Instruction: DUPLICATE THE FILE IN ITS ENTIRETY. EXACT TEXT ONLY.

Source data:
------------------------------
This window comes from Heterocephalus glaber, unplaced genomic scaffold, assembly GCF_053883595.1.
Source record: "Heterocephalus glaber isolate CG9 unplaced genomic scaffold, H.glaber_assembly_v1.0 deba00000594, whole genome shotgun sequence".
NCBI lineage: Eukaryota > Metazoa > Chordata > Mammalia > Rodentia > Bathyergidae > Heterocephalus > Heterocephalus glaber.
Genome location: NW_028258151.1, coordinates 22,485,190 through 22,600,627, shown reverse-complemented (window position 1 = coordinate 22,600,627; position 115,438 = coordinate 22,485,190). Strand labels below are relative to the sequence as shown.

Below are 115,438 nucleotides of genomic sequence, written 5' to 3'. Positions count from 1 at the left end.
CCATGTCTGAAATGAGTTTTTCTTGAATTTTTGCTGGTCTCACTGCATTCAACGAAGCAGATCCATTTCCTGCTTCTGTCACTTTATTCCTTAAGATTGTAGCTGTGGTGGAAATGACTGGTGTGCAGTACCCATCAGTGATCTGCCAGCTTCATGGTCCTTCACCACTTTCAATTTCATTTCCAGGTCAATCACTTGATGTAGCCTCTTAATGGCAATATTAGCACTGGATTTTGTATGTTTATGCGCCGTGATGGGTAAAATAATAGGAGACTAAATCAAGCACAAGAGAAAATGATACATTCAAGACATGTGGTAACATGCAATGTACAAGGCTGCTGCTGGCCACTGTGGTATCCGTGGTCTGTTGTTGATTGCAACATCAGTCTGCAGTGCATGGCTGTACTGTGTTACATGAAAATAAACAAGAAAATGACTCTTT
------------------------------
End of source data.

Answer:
This window comes from Heterocephalus glaber, unplaced genomic scaffold, assembly GCF_053883595.1.
Source record: "Heterocephalus glaber isolate CG9 unplaced genomic scaffold, H.glaber_assembly_v1.0 deba00000594, whole genome shotgun sequence".
NCBI lineage: Eukaryota > Metazoa > Chordata > Mammalia > Rodentia > Bathyergidae > Heterocephalus > Heterocephalus glaber.
Genome location: NW_028258151.1, coordinates 22,485,190 through 22,600,627, shown reverse-complemented (window position 1 = coordinate 22,600,627; position 115,438 = coordinate 22,485,190). Strand labels below are relative to the sequence as shown.

Below are 115,438 nucleotides of genomic sequence, written 5' to 3'. Positions count from 1 at the left end.
CCATGTCTGAAATGAGTTTTTCTTGAATTTTTGCTGGTCTCACTGCATTCAACGAAGCAGATCCATTTCCTGCTTCTGTCACTTTATTCCTTAAGATTGTAGCTGTGGTGGAAATGACTGGTGTGCAGTACCCATCAGTGATCTGCCAGCTTCATGGTCCTTCACCACTTTCAATTTCATTTCCAGGTCAATCACTTGATGTAGCCTCTTAATGGCAATATTAGCACTGGATTTTGTATGTTTATGCGCCGTGATGGGTAAAATAATAGGAGACTAAATCAAGCACAAGAGAAAATGATACATTCAAGACATGTGGTAACATGCAATGTACAAGGCTGCTGCTGGCCACTGTGGTATCCGTGGTCTGTTGTTGATTGCAACATCAGTCTGCAGTGCATGGCTGTACTGTGTTACATGAAAATAAACAAGAAAATGACTCTTT